I write to try to comprehend this. At the loss of my father I was a self-absorbed 21-year-old, grieving only for me. Now it is for Lynette, and for the pain and anguish felt by so many. Her brothers and sisters, who are devastated, incredulous, and bewildered that this could happen. And to see our mother, crying with her head bowed, unable to find any solace from something incomprehensible. She cries and then she sleeps because sleep gives the only respite. For Netty's children, whose grief at the moment of her death tore at the soul. Whose emotions will ebb and flow, and whose hardest days are yet to come. And for George, who we love as a brother, who adored her, and cared for her with unwavering devotion. Who bottled his own intense sadness for months and years, so he could remain the resolute husband and father that guided them all through to tragedy and loss. His reward is a depth of sorrow that is close to unbearable.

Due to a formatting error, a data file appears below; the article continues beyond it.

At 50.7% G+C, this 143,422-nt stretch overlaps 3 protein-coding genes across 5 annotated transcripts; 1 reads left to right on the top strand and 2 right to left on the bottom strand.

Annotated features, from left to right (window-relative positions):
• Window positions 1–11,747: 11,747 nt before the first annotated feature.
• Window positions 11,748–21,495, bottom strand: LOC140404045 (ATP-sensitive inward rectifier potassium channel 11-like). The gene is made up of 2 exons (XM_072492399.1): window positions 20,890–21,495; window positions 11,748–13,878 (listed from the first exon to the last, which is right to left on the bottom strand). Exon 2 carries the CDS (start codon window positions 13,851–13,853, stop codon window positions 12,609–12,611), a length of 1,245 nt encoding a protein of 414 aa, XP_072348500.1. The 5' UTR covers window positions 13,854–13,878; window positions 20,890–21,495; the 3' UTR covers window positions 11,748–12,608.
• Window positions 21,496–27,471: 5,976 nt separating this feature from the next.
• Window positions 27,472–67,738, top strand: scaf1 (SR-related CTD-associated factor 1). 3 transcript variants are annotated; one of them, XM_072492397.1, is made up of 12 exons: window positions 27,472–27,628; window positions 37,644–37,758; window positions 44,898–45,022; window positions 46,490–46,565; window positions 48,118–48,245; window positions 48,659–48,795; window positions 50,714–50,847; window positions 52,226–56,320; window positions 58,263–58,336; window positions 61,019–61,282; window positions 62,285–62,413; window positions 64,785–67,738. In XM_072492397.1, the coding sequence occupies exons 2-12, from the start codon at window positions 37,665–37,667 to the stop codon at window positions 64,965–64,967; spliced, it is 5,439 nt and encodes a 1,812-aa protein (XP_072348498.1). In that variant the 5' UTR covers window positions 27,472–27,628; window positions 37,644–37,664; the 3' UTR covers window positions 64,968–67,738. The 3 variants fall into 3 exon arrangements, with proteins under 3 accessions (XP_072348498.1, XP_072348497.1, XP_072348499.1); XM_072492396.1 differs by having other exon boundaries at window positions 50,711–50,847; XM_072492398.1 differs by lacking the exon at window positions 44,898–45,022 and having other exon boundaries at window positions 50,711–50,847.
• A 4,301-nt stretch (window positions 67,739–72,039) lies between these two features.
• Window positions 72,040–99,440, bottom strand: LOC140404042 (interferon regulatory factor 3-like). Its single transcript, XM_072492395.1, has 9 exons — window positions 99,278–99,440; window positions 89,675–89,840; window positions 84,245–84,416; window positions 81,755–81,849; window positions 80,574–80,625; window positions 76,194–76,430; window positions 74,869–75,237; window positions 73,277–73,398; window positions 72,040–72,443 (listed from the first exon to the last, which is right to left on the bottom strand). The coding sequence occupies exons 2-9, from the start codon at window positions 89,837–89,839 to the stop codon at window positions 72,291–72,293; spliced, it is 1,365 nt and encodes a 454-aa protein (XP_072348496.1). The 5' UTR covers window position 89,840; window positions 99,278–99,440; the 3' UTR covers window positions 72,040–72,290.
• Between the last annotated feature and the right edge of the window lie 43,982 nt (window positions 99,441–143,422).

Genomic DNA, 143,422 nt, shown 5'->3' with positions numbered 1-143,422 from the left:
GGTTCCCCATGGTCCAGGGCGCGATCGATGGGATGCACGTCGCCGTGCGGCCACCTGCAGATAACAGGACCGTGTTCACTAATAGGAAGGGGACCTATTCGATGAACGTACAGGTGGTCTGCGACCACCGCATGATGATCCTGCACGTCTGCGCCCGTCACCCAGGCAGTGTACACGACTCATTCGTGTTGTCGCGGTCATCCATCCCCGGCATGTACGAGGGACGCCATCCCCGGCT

And for George's extended family, who came to love her as much as we did, many of whom could not grieve with us, because of restrictions due to the pandemic. The same with her multitude of friends, accumulated and never lost over almost 50 years. We, her family, will forever remember the guard of honour and yellow balloons that paid the remarkable tribute, on the day her whole street turned out to say goodbye.

There is the knowledge that life can never be the same. This beautiful soul entrenched herself so deeply that letting go is for another time. For better or for worse, this empty space has changed us.

I try to make sense of something where there is none. I rage at the unfairness, when fairness has nothing to do with it. I don't believe in miracles but always expected one. We struggle to accept that we could not do anything to help someone who should have outlived most of us. It should not have been her. It should have been someone else, someone less deserving of life, someone older. It should have been me.